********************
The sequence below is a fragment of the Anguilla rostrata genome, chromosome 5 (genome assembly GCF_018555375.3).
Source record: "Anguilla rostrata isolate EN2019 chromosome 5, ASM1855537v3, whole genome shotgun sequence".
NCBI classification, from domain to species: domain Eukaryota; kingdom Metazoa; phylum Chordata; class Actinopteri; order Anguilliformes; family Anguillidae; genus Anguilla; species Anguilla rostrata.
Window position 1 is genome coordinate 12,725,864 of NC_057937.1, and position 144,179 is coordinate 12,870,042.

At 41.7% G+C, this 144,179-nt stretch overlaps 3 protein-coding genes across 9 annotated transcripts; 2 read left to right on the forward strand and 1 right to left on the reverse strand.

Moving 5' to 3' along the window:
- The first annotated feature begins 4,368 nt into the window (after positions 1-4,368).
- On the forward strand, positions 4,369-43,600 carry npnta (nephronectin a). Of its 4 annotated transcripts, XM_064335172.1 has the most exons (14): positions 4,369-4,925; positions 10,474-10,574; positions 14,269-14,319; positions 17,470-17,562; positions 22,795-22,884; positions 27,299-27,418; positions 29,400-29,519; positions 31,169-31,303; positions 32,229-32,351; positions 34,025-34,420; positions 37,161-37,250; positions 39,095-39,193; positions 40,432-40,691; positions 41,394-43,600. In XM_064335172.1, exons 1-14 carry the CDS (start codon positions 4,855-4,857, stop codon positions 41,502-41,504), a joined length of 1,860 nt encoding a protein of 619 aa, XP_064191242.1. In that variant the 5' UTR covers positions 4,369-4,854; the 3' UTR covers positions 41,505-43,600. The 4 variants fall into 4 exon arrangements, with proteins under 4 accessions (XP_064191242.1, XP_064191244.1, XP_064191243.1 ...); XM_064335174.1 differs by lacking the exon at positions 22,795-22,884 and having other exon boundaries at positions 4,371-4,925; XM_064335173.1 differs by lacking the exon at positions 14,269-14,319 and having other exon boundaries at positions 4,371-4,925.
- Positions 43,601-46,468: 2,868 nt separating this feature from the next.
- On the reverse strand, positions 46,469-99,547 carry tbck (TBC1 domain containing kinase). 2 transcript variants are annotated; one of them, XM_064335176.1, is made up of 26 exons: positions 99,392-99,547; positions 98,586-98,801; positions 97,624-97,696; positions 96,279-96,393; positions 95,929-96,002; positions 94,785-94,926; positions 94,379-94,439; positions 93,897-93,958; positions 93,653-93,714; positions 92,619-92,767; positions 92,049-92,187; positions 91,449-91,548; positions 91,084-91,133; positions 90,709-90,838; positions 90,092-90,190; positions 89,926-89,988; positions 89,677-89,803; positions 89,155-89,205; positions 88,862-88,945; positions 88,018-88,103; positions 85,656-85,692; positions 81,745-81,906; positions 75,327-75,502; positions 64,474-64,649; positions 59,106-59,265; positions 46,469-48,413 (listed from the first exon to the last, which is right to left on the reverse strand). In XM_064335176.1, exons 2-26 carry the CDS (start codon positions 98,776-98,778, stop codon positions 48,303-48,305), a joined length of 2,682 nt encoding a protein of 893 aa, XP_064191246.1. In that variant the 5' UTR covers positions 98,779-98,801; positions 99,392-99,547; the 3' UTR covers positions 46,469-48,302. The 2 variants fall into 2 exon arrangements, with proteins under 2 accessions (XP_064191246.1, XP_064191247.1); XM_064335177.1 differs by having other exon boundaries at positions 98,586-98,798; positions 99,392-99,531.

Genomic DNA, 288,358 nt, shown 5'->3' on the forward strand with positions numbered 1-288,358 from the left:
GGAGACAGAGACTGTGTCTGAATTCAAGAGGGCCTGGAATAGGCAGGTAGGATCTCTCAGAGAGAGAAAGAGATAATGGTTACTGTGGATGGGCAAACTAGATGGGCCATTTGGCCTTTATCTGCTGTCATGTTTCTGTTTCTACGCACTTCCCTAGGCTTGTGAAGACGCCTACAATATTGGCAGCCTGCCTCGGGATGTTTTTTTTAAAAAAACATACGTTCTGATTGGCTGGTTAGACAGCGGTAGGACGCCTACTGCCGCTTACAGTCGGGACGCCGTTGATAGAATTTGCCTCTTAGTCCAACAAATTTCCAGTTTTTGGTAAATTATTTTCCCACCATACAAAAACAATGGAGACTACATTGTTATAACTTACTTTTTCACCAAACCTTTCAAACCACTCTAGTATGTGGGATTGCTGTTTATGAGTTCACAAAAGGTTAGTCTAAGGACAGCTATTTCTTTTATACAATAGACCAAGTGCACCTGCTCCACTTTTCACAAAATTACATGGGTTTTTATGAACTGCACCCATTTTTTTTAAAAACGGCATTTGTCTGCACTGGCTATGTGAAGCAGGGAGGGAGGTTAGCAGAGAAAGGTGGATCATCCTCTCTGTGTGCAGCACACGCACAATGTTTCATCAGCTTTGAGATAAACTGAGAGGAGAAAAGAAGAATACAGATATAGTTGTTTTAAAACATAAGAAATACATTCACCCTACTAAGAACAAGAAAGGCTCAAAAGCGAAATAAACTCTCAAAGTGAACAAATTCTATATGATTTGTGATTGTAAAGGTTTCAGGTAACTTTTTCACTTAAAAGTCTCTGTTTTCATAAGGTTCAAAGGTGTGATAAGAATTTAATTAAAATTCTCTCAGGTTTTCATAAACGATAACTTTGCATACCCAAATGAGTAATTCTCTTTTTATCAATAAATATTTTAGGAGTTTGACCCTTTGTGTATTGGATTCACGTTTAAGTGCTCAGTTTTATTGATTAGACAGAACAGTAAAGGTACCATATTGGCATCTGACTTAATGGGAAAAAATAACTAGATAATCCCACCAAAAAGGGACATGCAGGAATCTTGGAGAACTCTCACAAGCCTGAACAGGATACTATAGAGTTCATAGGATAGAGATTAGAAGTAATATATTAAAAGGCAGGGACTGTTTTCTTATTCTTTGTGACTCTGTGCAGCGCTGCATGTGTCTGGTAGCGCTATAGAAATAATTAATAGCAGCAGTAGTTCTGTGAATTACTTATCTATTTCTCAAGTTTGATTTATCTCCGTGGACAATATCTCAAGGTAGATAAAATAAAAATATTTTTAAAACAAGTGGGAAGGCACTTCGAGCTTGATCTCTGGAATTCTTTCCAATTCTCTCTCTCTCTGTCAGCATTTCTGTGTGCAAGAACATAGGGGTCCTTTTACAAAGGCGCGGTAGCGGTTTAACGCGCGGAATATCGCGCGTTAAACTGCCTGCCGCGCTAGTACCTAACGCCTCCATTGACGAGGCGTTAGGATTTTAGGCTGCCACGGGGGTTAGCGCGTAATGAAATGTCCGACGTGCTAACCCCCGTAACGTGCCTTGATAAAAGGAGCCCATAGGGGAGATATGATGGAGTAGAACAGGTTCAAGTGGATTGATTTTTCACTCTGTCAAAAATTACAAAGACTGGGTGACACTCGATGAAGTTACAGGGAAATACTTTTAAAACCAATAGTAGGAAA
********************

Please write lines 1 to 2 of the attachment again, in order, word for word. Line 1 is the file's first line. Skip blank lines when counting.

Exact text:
The sequence below is a fragment of the Anguilla rostrata genome, chromosome 5 (genome assembly GCF_018555375.3).
Source record: "Anguilla rostrata isolate EN2019 chromosome 5, ASM1855537v3, whole genome shotgun sequence".